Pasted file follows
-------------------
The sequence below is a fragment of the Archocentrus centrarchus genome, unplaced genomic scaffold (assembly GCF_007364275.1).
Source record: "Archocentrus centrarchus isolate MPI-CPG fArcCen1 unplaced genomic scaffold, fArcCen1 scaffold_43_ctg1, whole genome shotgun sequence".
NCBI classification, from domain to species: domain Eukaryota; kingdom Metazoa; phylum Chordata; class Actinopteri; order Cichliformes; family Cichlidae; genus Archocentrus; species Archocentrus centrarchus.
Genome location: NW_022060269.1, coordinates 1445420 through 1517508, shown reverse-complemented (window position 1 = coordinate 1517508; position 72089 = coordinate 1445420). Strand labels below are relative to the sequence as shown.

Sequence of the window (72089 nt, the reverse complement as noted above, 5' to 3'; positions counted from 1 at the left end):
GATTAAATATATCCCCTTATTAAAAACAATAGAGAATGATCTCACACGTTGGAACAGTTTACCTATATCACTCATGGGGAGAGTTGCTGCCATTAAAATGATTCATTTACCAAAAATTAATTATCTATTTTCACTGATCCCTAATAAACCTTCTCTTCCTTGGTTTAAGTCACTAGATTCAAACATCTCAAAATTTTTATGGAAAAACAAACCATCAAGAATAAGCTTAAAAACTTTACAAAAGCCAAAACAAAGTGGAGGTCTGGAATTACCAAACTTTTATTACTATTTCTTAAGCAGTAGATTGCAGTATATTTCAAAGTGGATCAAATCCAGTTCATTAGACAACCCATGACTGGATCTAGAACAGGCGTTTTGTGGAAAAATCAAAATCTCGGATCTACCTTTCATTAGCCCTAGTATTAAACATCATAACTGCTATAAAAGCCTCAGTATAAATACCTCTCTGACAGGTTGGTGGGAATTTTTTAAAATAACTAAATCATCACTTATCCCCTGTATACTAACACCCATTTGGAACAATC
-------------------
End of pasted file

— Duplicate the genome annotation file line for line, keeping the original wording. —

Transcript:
The sequence below is a fragment of the Archocentrus centrarchus genome, unplaced genomic scaffold (assembly GCF_007364275.1).
Source record: "Archocentrus centrarchus isolate MPI-CPG fArcCen1 unplaced genomic scaffold, fArcCen1 scaffold_43_ctg1, whole genome shotgun sequence".
NCBI classification, from domain to species: domain Eukaryota; kingdom Metazoa; phylum Chordata; class Actinopteri; order Cichliformes; family Cichlidae; genus Archocentrus; species Archocentrus centrarchus.
Genome location: NW_022060269.1, coordinates 1445420 through 1517508, shown reverse-complemented (window position 1 = coordinate 1517508; position 72089 = coordinate 1445420). Strand labels below are relative to the sequence as shown.

Sequence of the window (72089 nt, the reverse complement as noted above, 5' to 3'; positions counted from 1 at the left end):
GATTAAATATATCCCCTTATTAAAAACAATAGAGAATGATCTCACACGTTGGAACAGTTTACCTATATCACTCATGGGGAGAGTTGCTGCCATTAAAATGATTCATTTACCAAAAATTAATTATCTATTTTCACTGATCCCTAATAAACCTTCTCTTCCTTGGTTTAAGTCACTAGATTCAAACATCTCAAAATTTTTATGGAAAAACAAACCATCAAGAATAAGCTTAAAAACTTTACAAAAGCCAAAACAAAGTGGAGGTCTGGAATTACCAAACTTTTATTACTATTTCTTAAGCAGTAGATTGCAGTATATTTCAAAGTGGATCAAATCCAGTTCATTAGACAACCCATGACTGGATCTAGAACAGGCGTTTTGTGGAAAAATCAAAATCTCGGATCTACCTTTCATTAGCCCTAGTATTAAACATCATAACTGCTATAAAAGCCTCAGTATAAATACCTCTCTGACAGGTTGGTGGGAATTTTTTAAAATAACTAAATCATCACTTATCCCCTGTATACTAACACCCATTTGGAACAATC